Angora Yarn – Guide To This Yarn Material & Best Uses

By Jodie Morgan

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Looking for a cloud-soft, fluffy yarn? Angora fibers might be the perfect choice. I explore what angora yarn is, and ways to use it for knitting.

Angora Yarn Feat Img

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I reviewed, fact checked and updated this post on May 14, 2023.

Table Of Contents

What Is Angora Yarn?

Angora yarn is an animal fiber from a special breed of rabbit, sold at expensive prices. This fiber is popular because it’s warm, delicate, woolly, and soft. They’re blended with other fibers and great for warmth. It’s available in all colors of the rainbow. It has obvious hairs within the strands similar to alpaca fibers and camel yarn. For more information on other luxury fibers read my post.

Where It Comes From

The Angora Rabbit is a domesticated species that originated in Turkey, and the fiber derives its name from this country. The rabbits were introduced to Europe in the 18th century by French soldiers, who brought them back as pets.

However, the wool is a new use for the animal, having only been created in the middle of the 20th century.[5]

They became popular and were used for their wool. Angora rabbits are found all over the world, with the majority being in China. However, due to the lack of laws ensuring their welfare, many experts recommend never buying angora wool from big companies or clothing producers.

Many Angora rabbits are bred and raised in the United States for showing at competitions, organized by the National Angora Rabbit Breeders Association.(2) Here is a short video documentary profiling a prizewinning breeder, Betty Chu.

The rabbits are amazing with their long fur!

Does Angora Wool Come From Angora Sheep?

No, it’s not to be confused with Angora goats, which produce mohair yarn.

What Are The Species Of Angora Rabbits?

There are four species of Angora rabbits.

  • English – Has the longest fiber and is the most popular breed. They’re also the largest
  • French – Finer fiber than the English breed. They’re smaller and have less wool
  • Giant – A mix of the English and French Angora, and have longer fiber than the French Angora
  • Satin – The shortest fiber, and their wool is lustrous

How It’s Made Into Yarn

The process starts with shearing the rabbits every four months, and each rabbit can yield up to four ounces of fiber. The fiber is cleaned, dehaired, and spun into yarn. Here’s a video by Razzle Dazzle Rabbitry & Yarns LLC on the production.

This in-depth video is a must if you want to learn about the process of making this fiber.

Where Is Angora Wool Produced?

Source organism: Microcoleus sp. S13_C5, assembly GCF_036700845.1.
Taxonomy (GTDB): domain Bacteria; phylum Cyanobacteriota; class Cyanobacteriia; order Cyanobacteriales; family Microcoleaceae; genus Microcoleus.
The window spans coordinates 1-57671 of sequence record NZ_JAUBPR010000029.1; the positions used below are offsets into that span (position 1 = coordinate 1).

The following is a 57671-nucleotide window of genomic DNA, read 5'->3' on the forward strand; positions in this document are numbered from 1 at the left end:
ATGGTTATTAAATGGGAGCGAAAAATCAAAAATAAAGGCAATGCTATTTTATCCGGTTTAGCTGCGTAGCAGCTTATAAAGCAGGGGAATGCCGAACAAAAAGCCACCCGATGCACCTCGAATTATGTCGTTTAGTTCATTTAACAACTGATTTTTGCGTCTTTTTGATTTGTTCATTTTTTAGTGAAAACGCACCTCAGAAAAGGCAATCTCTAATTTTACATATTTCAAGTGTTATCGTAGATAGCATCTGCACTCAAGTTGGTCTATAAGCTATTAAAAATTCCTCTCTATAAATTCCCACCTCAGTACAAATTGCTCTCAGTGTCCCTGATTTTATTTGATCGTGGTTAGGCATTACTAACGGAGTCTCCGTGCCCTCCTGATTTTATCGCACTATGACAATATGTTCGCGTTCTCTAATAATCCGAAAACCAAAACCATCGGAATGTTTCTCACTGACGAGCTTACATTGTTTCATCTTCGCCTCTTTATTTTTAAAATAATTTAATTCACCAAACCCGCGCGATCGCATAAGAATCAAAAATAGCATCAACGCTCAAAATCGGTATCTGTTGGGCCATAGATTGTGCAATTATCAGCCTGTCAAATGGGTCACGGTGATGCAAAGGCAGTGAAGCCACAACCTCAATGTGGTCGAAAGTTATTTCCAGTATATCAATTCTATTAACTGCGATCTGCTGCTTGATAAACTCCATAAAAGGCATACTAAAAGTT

Most Angora wool is produced in China, although it’s also produced in Argentina, Chile, and the United States.

Where On The Rabbit Does Angora Fiber Come From?

Angora fiber comes from the rabbits’ undercoat. This soft, downy hair differs from the longer, coarser outer coat. The undercoat is shed naturally every few months. The guard hairs, which is the less fluffy fiber (fibre) have less shedding.

It’s divided by the quality grading system as follows. The fiber should be free from hay or vegetable matter.

  • First Quality – It’s taken from rabbits’ back and upper sides, the longest and cleanest fiber
  • Second Quality – It’s from the neck and lower sides
  • Third Quality – Any fiber of shorter length and felted
  • Fourth Quality – The larger felted bits or stained fiber are unsalvageable

Many producers cut up the third and fourth quality fibers for the rabbits to line their nests.

How To Wash Angora Yarn

Here are the care instructions for Angora fibers. Angora is a natural fiber, so you have to be careful when washing it. The best way to wash Angora is by hand in cool water with a mild detergent designed for delicates.

Don’t agitate the fabric too much, and avoid using hot water or putting it in the dryer, as this can damage the fibers. Lay it flat to dry, and shape it while it’s wet to help maintain its original shape. Always check the yarn label for instructions specific to the yarn you’re using.

Does It Shrink When Washed?

Angora has a high shrinkage rate. Hand wash it in cool water and lay it flat to dry to avoid damage.

How To Soften Angora Yarn

Here is a quick and easy method to soften Angora yarn.

  • First, take some gentle fabric softener
  • Next, fill a sink with lukewarm water
  • Soak the Angora garment for about 30 minutes
  • Rinse the item in cool water
  • Lay it flat to dry